School has begun and that means it's officially lice season. For the uninitiated parent, it can be traumatizing to get that fateful note home from school saying your child has lice.
Most people live a lice-free existence until they have kids, so this first note comes as a big shocker. What!?! Lice!?! How!?! No!!!!
What occurs next is the tedious work of getting rid of the lice and their eggs (nits), which is a chore of huge magnitude. You skulk up to the cashier with your nit comb and shampoo.
At home, it's hours of looking through hair strand by stand, followed by the stripping of bed sheets, the bagging up of pillows and stuff animals. Basically, lice will hijack your time and energy.
Yup, head lice is a pain. We can all agree to that! However, it is a benign and common experience so it’s time to drop the stigma attached to having a lice breakout.
Stop The Stigma
In fact, you should just EXPECT to have lice if you have children. Just as children pass around the common cold virus, so do they pass along this critter who creates annoyance, not illness. Why does a louse get such a bad rap?
Lice prefers the small diameter of the hair shafts of young children. They also like squeaky clean hair, not dirty hair. Little kids are more apt to roll around on the ground knocking their heads together giving lice an opportunity to crawl from one head to another, so kindergarten students have the highest occurrence. Each year gets better! Hang in there.
Eradicating the stigma of lice means educating and encouraging people to speak up when they have lice in order to normalize the experience for others. If people shy away from the topic, they may not mention that their child has just had lice, fearing others will judge them.
If your child just had lice, I want to know so I can check my child more vigilantly or postpone the play date for a few more days until you're confident that all the nits are gone. That is being responsible and truthful.
We should all sashay up to the aisle of the drug store with our nit combs and tea tree oil with the same attitude as if we were buying tissues and cough syrup. Let’s do better to help our children not be shunned or judged by this most typical of childhood experiences.
Lastly, only 50 per cent of those infected have an itchy head. So, while you may think you are in the clear – it is still super important to check your kids!
A few parting hints and tips if you have already received the note home:
1. If you aren’t up to the challenge of picking nits, you can seek out a lice removal service to do it for you – it’s not cheap, but most offer a guarantee to get the job done!
2. Did you know that lice can live through a wash cycle? It’s actually the dryer (at full heat for 20 minutes) that kills the lice that may have transferred to clothing, bedding, backpacks and stuffed animals.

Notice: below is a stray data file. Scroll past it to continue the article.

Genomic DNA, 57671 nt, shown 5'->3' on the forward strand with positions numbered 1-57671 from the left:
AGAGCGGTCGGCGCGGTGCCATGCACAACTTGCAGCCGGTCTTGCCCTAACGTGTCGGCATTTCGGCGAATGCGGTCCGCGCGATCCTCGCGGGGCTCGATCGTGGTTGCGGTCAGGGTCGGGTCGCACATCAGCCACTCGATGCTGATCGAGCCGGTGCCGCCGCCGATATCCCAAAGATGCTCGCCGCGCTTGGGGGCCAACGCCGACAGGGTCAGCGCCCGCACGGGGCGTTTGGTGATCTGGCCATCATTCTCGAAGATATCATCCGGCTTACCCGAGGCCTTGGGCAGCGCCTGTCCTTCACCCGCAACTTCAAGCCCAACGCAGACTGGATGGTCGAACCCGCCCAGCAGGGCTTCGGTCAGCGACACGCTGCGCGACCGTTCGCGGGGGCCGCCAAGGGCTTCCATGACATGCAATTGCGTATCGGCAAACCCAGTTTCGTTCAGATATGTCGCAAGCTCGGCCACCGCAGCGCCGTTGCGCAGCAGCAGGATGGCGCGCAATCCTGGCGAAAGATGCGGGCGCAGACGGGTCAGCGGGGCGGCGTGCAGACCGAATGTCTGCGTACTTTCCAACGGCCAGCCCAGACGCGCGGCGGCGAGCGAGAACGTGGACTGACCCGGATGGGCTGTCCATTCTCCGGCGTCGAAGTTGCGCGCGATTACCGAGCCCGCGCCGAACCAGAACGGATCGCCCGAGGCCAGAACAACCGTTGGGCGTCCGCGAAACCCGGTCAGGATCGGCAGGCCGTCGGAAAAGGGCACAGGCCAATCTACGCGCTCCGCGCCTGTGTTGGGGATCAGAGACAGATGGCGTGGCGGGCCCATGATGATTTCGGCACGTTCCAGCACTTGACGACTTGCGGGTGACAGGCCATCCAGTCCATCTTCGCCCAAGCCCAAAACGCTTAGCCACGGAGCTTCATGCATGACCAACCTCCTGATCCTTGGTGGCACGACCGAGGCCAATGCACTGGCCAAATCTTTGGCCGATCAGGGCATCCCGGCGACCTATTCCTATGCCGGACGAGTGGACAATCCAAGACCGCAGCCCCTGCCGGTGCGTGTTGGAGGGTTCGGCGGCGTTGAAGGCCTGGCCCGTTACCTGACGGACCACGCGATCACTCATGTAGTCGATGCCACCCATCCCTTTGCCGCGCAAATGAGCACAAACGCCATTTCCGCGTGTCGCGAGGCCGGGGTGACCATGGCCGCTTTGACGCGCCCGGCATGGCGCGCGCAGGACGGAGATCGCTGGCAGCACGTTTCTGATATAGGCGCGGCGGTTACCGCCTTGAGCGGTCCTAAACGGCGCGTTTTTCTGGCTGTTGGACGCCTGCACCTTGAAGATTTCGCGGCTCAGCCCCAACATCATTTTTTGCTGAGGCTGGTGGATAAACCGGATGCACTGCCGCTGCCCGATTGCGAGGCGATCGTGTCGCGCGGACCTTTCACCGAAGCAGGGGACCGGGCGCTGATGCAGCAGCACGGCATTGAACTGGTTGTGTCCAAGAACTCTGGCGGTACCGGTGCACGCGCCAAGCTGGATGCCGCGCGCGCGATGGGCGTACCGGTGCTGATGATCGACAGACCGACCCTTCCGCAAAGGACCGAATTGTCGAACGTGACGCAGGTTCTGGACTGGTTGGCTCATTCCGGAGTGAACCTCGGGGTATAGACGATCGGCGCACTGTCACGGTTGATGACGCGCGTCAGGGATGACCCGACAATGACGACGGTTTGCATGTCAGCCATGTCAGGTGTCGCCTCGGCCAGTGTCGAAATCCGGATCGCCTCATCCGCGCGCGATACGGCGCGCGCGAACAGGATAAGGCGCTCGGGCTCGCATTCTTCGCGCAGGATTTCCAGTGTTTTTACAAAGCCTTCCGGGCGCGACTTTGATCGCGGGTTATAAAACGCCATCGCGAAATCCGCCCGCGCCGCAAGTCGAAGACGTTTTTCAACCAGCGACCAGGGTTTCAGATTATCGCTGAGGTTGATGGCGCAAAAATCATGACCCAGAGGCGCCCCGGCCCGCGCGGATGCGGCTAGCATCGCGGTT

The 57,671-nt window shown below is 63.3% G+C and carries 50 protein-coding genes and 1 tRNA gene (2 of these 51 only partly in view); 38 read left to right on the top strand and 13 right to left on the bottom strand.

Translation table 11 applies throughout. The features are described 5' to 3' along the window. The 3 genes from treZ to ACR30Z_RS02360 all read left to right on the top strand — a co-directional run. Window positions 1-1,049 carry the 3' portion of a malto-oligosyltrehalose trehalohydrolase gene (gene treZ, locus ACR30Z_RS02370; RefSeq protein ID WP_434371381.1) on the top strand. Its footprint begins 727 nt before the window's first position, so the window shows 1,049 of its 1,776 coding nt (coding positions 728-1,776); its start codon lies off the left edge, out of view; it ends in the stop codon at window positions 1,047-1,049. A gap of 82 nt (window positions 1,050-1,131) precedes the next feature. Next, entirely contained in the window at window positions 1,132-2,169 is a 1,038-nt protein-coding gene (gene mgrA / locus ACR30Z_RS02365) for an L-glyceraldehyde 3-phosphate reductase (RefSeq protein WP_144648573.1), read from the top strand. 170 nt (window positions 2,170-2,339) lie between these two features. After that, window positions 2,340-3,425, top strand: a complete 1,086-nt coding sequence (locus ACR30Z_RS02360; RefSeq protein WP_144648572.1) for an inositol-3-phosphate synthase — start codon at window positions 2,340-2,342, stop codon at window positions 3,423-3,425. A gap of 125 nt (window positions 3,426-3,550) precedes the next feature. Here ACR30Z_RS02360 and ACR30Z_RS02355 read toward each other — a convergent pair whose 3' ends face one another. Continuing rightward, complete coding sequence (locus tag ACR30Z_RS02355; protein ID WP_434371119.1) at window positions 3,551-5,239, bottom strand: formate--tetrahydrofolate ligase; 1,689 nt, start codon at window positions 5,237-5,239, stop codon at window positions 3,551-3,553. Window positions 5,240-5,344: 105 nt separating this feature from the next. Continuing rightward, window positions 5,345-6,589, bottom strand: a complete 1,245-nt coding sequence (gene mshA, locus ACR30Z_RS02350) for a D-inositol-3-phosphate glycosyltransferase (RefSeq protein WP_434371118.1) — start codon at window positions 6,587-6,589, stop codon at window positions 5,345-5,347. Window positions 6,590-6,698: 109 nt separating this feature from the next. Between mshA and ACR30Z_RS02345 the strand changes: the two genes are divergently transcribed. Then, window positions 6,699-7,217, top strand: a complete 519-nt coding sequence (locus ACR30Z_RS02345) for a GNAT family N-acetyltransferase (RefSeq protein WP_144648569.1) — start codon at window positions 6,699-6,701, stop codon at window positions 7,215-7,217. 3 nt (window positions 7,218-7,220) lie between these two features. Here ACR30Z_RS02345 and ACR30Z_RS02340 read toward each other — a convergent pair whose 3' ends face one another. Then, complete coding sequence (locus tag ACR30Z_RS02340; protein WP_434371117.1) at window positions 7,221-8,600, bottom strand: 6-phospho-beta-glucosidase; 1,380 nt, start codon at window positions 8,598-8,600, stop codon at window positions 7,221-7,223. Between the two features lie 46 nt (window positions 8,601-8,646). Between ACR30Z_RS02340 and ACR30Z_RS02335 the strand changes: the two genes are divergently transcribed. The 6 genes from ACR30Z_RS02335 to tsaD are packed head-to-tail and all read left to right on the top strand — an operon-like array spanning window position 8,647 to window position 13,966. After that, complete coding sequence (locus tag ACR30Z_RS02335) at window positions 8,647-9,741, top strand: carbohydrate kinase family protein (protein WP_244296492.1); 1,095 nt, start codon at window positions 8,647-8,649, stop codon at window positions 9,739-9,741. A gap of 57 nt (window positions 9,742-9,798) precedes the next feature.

3. Don’t forget the backpacks or the car seats! The shoulder straps of backpacks are so close to the child’s head that it’s possible to for lice to transfer to backpack straps. Vacuum your child’s car seat or headrest in the backseat. With that said, there is only a two per cent chance of lice transferring to personal belongings!
4. For hairbrushes, hairbands and other accessories, the freezer works! Put them in a plastic bag and leave them in the freezer for 24 hours.
5. This one is a bit depressing, but it’s fair that you should know. Once your child has had lice, the louse leave a scent on the scalp for up to six months, making them more likely to get it again. Stay vigilant and keep checking!
ALSO ON HUFFPOST:
First off, you’re not just looking for one form of head lice. There are nits, which are the lice eggs (white or yellowish in colour, oval in shape and less than 1 mm in size). Then there are nymphs, the recently hatched immature lice. They are about the size of a pinhead and can be greyish, yellow or rust-coloured. Lastly, the mature adult lice are 2 to 3 mm in size (about the size of a sesame seed). They are oval, with legs and claws and generally brownish or rust-coloured.
Nits are found attached to hair shafts, near the scalp. Once they hatch, lice move to feed on the scalp, typically around the nape of the neck, the crown and around the ears. They can also live in eyebrows and eyelashes. Lice can also crawl onto clothing, hairbrushes, hats and bedding (though they can only live for a day or two if they aren’t able to feed on blood).
Lice bite the skin in order to feed on blood, and it’s the lice saliva that can be irritating and cause itching in some people. This can also result in sores or red bumps on the scalp caused by scratching. Others, on the other hand, are asymptomatic. Lice sufferers may also feel a “ticklish” sensation on the scalp, particularly at night when lice are most active.
The only way to really know for sure is to thoroughly inspect the hair and scalp. Go through hair, section by section, under a bright light, using a fine-toothed comb or a stick. Focus on the area around the ears and the back of the neck, but look everywhere. Look for movement in the hair. A magnifying glass can help, too. Here’s a tip for determining whether something is a nit or just dandruff: Try to move the object down on the hair shaft. If it moves easily, it is not a nit. Nits are “glued” to the shaft and will not move unless you really work at them with your nail.
If you can’t tell whether your child has lice from a dry inspection, wet your child’s hair and apply conditioner. Use a lice comb (which has teeth placed very close together) and methodically comb out the hair in sections, from root to tip. You should see the lice on the comb afterwards.
If you do find lice on your child’s head, be sure to check everyone else in the house (including yourself). If you’re in doubt, see your doctor. And don’t panic! With some care and effort, you can get rid of lice. Until the next time, that is… sigh.